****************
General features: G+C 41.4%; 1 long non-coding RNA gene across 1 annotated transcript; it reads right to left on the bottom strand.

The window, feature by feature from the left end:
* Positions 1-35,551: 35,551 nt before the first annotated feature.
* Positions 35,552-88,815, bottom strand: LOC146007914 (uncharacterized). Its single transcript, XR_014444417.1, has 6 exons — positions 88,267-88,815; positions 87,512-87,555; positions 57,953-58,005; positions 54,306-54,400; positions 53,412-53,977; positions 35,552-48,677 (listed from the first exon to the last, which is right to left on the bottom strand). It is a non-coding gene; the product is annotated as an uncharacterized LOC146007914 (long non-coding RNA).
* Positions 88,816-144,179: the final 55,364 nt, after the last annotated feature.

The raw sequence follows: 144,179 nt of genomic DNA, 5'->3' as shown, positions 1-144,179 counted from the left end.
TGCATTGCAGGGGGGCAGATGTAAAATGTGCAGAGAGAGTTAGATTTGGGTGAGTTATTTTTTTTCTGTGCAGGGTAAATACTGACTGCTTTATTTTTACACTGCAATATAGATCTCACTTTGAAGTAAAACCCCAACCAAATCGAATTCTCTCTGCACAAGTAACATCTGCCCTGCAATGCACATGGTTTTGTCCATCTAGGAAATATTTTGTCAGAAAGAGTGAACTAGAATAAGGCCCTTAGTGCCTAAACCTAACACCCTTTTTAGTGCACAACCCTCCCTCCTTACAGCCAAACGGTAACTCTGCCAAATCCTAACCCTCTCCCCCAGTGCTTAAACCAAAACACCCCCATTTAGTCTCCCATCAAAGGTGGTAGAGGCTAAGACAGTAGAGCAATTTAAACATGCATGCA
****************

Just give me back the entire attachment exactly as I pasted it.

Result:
General features: G+C 41.4%; 1 long non-coding RNA gene across 1 annotated transcript; it reads right to left on the bottom strand.

The window, feature by feature from the left end:
* Positions 1-35,551: 35,551 nt before the first annotated feature.
* Positions 35,552-88,815, bottom strand: LOC146007914 (uncharacterized). Its single transcript, XR_014444417.1, has 6 exons — positions 88,267-88,815; positions 87,512-87,555; positions 57,953-58,005; positions 54,306-54,400; positions 53,412-53,977; positions 35,552-48,677 (listed from the first exon to the last, which is right to left on the bottom strand). It is a non-coding gene; the product is annotated as an uncharacterized LOC146007914 (long non-coding RNA).
* Positions 88,816-144,179: the final 55,364 nt, after the last annotated feature.

The raw sequence follows: 144,179 nt of genomic DNA, 5'->3' as shown, positions 1-144,179 counted from the left end.
TGCATTGCAGGGGGGCAGATGTAAAATGTGCAGAGAGAGTTAGATTTGGGTGAGTTATTTTTTTTCTGTGCAGGGTAAATACTGACTGCTTTATTTTTACACTGCAATATAGATCTCACTTTGAAGTAAAACCCCAACCAAATCGAATTCTCTCTGCACAAGTAACATCTGCCCTGCAATGCACATGGTTTTGTCCATCTAGGAAATATTTTGTCAGAAAGAGTGAACTAGAATAAGGCCCTTAGTGCCTAAACCTAACACCCTTTTTAGTGCACAACCCTCCCTCCTTACAGCCAAACGGTAACTCTGCCAAATCCTAACCCTCTCCCCCAGTGCTTAAACCAAAACACCCCCATTTAGTCTCCCATCAAAGGTGGTAGAGGCTAAGACAGTAGAGCAATTTAAACATGCATGCA